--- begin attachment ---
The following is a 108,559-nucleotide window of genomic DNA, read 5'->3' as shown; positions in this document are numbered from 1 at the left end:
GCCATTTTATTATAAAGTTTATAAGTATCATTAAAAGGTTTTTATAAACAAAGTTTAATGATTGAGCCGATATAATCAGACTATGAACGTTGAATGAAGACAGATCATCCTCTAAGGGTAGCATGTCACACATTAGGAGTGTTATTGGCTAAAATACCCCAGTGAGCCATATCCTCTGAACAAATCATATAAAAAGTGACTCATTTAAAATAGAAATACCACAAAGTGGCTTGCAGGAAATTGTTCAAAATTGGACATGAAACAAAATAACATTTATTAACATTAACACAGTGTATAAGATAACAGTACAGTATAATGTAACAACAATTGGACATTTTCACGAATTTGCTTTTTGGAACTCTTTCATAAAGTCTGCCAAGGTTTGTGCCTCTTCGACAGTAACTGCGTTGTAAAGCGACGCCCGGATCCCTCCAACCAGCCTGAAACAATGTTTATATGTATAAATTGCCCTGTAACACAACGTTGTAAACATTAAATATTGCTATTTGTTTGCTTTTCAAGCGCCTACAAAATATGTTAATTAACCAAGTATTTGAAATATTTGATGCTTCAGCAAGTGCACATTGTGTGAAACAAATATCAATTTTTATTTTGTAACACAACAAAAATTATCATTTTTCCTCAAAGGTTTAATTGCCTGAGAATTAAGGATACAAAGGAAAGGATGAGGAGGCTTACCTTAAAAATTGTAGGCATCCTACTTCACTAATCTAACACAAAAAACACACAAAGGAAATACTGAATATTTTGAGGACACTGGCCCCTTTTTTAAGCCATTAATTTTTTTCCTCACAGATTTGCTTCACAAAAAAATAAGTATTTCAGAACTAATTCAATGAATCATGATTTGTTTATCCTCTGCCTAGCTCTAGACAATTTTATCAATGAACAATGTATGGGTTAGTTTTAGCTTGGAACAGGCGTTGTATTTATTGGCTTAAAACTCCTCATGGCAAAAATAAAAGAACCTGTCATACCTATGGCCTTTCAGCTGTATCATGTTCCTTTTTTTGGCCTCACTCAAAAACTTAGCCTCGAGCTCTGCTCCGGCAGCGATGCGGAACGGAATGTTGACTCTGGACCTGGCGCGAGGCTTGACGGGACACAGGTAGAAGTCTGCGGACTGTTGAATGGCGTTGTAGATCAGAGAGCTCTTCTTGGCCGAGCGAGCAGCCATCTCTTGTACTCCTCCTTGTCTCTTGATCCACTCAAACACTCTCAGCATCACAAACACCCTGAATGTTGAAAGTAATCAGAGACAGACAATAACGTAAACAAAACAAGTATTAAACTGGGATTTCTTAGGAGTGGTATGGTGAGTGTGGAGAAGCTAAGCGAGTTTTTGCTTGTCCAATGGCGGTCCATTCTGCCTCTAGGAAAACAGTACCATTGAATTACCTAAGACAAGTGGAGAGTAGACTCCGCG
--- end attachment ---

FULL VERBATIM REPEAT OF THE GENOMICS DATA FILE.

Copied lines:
The following is a 108,559-nucleotide window of genomic DNA, read 5'->3' as shown; positions in this document are numbered from 1 at the left end:
GCCATTTTATTATAAAGTTTATAAGTATCATTAAAAGGTTTTTATAAACAAAGTTTAATGATTGAGCCGATATAATCAGACTATGAACGTTGAATGAAGACAGATCATCCTCTAAGGGTAGCATGTCACACATTAGGAGTGTTATTGGCTAAAATACCCCAGTGAGCCATATCCTCTGAACAAATCATATAAAAAGTGACTCATTTAAAATAGAAATACCACAAAGTGGCTTGCAGGAAATTGTTCAAAATTGGACATGAAACAAAATAACATTTATTAACATTAACACAGTGTATAAGATAACAGTACAGTATAATGTAACAACAATTGGACATTTTCACGAATTTGCTTTTTGGAACTCTTTCATAAAGTCTGCCAAGGTTTGTGCCTCTTCGACAGTAACTGCGTTGTAAAGCGACGCCCGGATCCCTCCAACCAGCCTGAAACAATGTTTATATGTATAAATTGCCCTGTAACACAACGTTGTAAACATTAAATATTGCTATTTGTTTGCTTTTCAAGCGCCTACAAAATATGTTAATTAACCAAGTATTTGAAATATTTGATGCTTCAGCAAGTGCACATTGTGTGAAACAAATATCAATTTTTATTTTGTAACACAACAAAAATTATCATTTTTCCTCAAAGGTTTAATTGCCTGAGAATTAAGGATACAAAGGAAAGGATGAGGAGGCTTACCTTAAAAATTGTAGGCATCCTACTTCACTAATCTAACACAAAAAACACACAAAGGAAATACTGAATATTTTGAGGACACTGGCCCCTTTTTTAAGCCATTAATTTTTTTCCTCACAGATTTGCTTCACAAAAAAATAAGTATTTCAGAACTAATTCAATGAATCATGATTTGTTTATCCTCTGCCTAGCTCTAGACAATTTTATCAATGAACAATGTATGGGTTAGTTTTAGCTTGGAACAGGCGTTGTATTTATTGGCTTAAAACTCCTCATGGCAAAAATAAAAGAACCTGTCATACCTATGGCCTTTCAGCTGTATCATGTTCCTTTTTTTGGCCTCACTCAAAAACTTAGCCTCGAGCTCTGCTCCGGCAGCGATGCGGAACGGAATGTTGACTCTGGACCTGGCGCGAGGCTTGACGGGACACAGGTAGAAGTCTGCGGACTGTTGAATGGCGTTGTAGATCAGAGAGCTCTTCTTGGCCGAGCGAGCAGCCATCTCTTGTACTCCTCCTTGTCTCTTGATCCACTCAAACACTCTCAGCATCACAAACACCCTGAATGTTGAAAGTAATCAGAGACAGACAATAACGTAAACAAAACAAGTATTAAACTGGGATTTCTTAGGAGTGGTATGGTGAGTGTGGAGAAGCTAAGCGAGTTTTTGCTTGTCCAATGGCGGTCCATTCTGCCTCTAGGAAAACAGTACCATTGAATTACCTAAGACAAGTGGAGAGTAGACTCCGCG